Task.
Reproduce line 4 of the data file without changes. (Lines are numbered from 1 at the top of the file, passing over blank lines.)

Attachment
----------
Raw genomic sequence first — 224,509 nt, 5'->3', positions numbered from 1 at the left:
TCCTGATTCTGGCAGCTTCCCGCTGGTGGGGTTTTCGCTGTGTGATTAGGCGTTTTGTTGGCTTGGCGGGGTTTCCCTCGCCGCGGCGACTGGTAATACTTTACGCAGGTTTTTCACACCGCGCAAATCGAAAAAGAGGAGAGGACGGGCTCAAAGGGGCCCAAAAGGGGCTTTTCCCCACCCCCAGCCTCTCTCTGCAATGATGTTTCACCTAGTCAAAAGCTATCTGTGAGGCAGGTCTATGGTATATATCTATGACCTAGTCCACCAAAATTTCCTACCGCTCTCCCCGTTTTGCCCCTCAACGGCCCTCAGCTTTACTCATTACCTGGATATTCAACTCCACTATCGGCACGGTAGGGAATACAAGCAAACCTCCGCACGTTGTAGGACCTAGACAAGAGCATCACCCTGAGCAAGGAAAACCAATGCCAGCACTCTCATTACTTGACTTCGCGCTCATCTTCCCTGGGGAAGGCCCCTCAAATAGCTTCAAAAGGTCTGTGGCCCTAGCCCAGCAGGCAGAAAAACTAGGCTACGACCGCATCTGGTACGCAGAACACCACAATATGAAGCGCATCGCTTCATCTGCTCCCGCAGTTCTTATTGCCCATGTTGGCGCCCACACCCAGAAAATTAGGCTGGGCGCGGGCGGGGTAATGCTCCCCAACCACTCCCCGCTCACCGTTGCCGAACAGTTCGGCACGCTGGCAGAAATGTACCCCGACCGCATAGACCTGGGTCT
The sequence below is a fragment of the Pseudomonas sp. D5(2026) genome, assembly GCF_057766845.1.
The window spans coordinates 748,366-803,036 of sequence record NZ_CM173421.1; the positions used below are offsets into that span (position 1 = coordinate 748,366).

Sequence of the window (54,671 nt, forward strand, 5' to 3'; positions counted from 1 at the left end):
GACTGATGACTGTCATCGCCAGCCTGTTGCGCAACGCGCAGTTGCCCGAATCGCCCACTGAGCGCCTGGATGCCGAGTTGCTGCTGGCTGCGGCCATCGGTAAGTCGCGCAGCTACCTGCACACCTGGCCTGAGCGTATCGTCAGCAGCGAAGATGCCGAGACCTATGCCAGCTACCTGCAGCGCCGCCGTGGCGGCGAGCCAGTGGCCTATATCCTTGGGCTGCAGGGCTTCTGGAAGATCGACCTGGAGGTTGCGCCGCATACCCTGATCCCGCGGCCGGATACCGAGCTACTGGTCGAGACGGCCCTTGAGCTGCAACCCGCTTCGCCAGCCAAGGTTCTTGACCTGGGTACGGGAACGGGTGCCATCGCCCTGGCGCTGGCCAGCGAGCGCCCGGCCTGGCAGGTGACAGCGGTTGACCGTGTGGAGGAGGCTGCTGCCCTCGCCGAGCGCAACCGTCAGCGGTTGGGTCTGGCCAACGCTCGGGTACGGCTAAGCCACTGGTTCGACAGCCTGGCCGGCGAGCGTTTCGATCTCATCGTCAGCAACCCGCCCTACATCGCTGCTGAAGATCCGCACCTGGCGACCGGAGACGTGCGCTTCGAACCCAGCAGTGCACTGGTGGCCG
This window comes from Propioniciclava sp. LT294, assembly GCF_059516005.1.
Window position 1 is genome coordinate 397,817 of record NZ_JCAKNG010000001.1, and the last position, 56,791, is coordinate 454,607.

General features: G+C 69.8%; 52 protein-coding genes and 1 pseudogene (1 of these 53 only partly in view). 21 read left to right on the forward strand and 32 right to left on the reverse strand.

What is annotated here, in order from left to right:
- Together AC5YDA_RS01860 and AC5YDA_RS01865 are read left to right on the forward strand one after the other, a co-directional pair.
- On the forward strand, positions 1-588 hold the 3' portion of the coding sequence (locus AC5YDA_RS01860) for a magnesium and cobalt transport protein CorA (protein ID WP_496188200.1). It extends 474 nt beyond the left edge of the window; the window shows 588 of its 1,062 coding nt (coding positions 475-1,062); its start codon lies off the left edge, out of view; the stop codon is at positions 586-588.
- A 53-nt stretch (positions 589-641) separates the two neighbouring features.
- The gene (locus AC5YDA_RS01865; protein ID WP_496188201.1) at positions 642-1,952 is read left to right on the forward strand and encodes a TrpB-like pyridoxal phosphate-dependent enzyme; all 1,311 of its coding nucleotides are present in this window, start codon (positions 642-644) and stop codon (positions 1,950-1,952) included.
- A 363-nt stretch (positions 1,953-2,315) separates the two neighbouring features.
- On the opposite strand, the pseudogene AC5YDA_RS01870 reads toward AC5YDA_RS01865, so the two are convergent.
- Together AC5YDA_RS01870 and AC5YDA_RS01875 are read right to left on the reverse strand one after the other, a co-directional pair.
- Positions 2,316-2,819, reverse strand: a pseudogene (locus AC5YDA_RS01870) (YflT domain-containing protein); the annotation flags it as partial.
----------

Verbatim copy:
The window spans coordinates 748,366-803,036 of sequence record NZ_CM173421.1; the positions used below are offsets into that span (position 1 = coordinate 748,366).